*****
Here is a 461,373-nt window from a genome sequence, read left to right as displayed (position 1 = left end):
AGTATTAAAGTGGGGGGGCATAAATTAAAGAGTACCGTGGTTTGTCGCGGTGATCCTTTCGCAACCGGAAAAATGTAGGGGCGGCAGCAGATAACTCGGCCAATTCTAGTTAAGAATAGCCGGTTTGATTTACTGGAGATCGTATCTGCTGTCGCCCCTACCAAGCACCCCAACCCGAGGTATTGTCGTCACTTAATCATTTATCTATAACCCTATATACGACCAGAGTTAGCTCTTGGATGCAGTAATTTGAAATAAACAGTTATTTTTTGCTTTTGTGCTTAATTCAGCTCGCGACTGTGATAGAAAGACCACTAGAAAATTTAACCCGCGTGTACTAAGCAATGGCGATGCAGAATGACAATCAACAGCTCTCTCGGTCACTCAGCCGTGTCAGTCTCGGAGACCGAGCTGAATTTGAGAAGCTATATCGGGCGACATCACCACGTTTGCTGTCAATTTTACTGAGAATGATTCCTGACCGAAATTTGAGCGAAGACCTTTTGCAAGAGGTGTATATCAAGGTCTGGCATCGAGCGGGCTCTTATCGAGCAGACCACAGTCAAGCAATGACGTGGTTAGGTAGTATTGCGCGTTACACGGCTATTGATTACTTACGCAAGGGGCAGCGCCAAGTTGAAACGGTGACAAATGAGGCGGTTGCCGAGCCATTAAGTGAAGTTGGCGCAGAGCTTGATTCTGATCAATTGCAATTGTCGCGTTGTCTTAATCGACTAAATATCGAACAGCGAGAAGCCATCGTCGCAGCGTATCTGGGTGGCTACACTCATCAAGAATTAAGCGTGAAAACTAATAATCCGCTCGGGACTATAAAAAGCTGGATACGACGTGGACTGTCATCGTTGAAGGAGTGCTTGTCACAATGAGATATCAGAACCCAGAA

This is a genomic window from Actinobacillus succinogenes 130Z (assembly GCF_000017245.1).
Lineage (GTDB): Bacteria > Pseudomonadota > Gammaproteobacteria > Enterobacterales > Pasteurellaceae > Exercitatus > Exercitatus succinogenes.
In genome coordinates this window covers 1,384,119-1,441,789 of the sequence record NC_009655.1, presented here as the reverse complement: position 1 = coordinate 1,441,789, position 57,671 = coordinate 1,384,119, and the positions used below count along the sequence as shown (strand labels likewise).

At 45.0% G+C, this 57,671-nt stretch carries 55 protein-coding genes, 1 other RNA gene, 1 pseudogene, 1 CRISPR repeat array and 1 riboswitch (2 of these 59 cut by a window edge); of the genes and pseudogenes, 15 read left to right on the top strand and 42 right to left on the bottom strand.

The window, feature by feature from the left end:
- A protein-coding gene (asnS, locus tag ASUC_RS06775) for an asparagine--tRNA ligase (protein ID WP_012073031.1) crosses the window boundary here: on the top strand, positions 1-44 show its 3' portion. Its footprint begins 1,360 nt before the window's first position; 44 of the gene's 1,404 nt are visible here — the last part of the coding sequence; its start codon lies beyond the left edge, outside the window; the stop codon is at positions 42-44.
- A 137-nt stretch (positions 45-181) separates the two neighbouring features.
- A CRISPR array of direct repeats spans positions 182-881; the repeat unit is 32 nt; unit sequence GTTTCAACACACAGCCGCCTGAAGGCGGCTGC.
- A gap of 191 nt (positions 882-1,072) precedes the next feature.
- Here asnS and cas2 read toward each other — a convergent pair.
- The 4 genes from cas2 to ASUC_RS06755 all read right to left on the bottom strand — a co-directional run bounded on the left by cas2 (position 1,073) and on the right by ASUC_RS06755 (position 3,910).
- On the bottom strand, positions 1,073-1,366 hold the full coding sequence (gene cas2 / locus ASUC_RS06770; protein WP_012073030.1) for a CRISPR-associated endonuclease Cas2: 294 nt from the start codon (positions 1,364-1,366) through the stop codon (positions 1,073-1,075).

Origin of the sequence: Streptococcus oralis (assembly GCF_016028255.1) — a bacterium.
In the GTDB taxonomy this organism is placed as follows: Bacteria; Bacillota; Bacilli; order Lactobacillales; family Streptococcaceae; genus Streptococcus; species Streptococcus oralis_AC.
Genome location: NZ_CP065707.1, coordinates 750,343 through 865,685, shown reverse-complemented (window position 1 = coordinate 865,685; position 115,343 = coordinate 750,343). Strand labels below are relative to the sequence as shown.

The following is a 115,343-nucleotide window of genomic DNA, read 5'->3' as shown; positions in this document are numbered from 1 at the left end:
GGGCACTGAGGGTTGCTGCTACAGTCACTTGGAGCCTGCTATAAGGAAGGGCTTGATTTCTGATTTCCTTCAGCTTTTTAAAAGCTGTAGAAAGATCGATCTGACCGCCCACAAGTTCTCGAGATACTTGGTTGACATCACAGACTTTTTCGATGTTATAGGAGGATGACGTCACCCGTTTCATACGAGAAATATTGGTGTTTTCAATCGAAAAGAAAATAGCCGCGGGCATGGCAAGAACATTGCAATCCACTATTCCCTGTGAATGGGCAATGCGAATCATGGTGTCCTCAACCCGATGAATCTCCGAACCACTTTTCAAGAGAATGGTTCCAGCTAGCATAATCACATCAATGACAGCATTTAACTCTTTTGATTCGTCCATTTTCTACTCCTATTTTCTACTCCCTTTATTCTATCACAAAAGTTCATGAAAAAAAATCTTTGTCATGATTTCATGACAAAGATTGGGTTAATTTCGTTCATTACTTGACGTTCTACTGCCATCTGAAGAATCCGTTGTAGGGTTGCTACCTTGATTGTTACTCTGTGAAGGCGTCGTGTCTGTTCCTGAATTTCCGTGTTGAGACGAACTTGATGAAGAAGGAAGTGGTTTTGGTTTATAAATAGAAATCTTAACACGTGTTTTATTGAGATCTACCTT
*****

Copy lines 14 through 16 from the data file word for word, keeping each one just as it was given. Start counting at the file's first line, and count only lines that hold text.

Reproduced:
- On the bottom strand, positions 1,073-1,366 hold the full coding sequence (gene cas2 / locus ASUC_RS06770; protein WP_012073030.1) for a CRISPR-associated endonuclease Cas2: 294 nt from the start codon (positions 1,364-1,366) through the stop codon (positions 1,073-1,075).

Origin of the sequence: Streptococcus oralis (assembly GCF_016028255.1) — a bacterium.
In the GTDB taxonomy this organism is placed as follows: Bacteria; Bacillota; Bacilli; order Lactobacillales; family Streptococcaceae; genus Streptococcus; species Streptococcus oralis_AC.